Hiring a dentist may sound like a simple task, but it could be a daunting task for some people with chronic dental problems.
According to a new study, the most common dental hygiene questions asked by a survey respondent could have a negative impact on the quality of the service they receive.
The study by researchers from the University of Michigan found that questions like “How do I prevent tooth decay?” could negatively affect dental hygiene for some patients.
“I think people are more interested in getting a good quality service from a dentist than a great one, but that’s not necessarily the case,” said lead author Jessica M. Lai, a doctoral student in the University’s College of Dentistry.
Laying the foundation for a dental care plan Lai and her colleagues surveyed 573 people between the ages of 19 and 55 in an online survey about their health habits.
“We wanted to understand how we can be as good stewards of the dental health of our community as possible,” Lai said.
The researchers surveyed people on their dental health and asked them questions about dental hygiene and medical history.
Participants were also asked about whether they were willing to pay for a professional cleaning and maintenance service.
The research team also asked people to rate their personal health and well-being on a scale of 0 to 10, and to rank the dental hygiene of their health care provider, using their own dental hygiene history as the baseline.
Results revealed that the most commonly asked questions were about the ability to get the most out of a dental appointment, the ability of a dentist to perform routine routine dental care, and whether a dentist’s practice was appropriate for their age, health, and income level.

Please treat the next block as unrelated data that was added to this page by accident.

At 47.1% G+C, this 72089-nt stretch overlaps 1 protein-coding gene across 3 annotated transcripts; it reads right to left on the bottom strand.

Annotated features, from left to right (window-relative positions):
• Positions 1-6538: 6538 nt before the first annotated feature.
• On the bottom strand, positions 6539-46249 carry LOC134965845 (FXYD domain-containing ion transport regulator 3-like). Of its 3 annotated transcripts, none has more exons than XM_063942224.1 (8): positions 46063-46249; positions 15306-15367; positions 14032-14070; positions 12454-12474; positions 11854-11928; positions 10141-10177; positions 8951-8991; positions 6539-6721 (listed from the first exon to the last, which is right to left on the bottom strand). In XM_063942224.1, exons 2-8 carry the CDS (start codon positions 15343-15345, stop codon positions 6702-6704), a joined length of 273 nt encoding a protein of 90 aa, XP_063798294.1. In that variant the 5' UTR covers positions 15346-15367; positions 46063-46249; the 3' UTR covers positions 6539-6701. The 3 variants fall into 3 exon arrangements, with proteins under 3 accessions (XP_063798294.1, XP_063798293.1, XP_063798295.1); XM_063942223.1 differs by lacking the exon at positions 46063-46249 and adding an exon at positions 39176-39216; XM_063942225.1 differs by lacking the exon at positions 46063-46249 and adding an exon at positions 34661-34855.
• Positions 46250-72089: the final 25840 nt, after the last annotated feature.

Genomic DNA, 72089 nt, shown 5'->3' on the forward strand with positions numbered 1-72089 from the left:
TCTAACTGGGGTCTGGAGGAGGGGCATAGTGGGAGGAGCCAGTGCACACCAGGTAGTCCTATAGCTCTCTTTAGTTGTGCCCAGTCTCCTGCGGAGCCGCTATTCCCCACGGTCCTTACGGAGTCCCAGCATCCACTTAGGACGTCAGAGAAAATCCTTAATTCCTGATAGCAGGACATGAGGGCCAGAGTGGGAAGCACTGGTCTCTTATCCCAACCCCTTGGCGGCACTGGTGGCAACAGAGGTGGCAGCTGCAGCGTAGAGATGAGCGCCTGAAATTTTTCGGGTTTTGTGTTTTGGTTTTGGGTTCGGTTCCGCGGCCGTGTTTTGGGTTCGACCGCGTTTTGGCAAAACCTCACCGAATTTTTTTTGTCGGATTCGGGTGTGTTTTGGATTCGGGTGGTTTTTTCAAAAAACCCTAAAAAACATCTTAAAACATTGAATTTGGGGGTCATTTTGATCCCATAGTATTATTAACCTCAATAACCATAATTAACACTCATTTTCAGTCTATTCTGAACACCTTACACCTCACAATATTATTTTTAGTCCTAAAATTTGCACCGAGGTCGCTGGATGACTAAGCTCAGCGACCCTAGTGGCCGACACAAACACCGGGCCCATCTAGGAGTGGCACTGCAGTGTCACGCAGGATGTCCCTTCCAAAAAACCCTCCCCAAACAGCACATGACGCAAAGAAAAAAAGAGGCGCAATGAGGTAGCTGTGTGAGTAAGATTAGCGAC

“It’s really important to understand that our dental health care is really a health care system, and it needs to be sustainable, and we have to be good stewards,” Lail said.
“So we’re really interested in looking at whether these questions could affect how much a dentist can do or how much they can charge us, or how they might influence us to choose a provider.”
The results revealed that some people who answered “no” to any of these questions had the most significant negative impact.
For example, questions like, “How many people have to visit your dentist every day?” and “How much can I pay for the treatment of my tooth decay” significantly decreased their satisfaction with a dentist and their health.
“These questions can make people feel that there is no point in going to the dentist, that it’s just another service,” Laila said.
While the findings showed that dental hygiene may not be the most important facet of a person’s dental care process, it’s important to look at the bigger picture, said lead researcher Amanda S. Dolan, a professor of dental hygiene, epidemiology, and public health at the University.
“If you have someone who has an extremely bad dental hygiene issue, it may not affect their overall dental health,” she said.
A good dental hygiene plan Lail believes the answers to these questions can be helpful in setting a dental hygiene policy.
For one, she said, people with an unhealthy dental hygiene could consider getting a dental check-up.
For another, people who are interested in a dentist should be able to ask questions like these to gauge their dentist’s competence.
“Dentists can make dentures that are better than others,” Laidon said.
And for those who are willing to spend money on dental care themselves, she added, “Dental hygiene is a big deal.
It’s one of the things that will help to build up your self-esteem and self-worth.”
In addition, the results also showed that those who answered the questions “I don’t have time to get a regular dental checkup” were more likely to decline a dentist.
“The more you want to do, the more you’re likely to be willing to do it, the better,” Lainas said.
With the recent rise in dental caries, Lail’s team also wants to work with health care providers to develop dental hygiene policies.
She hopes that this information can help guide future dental hygiene recommendations.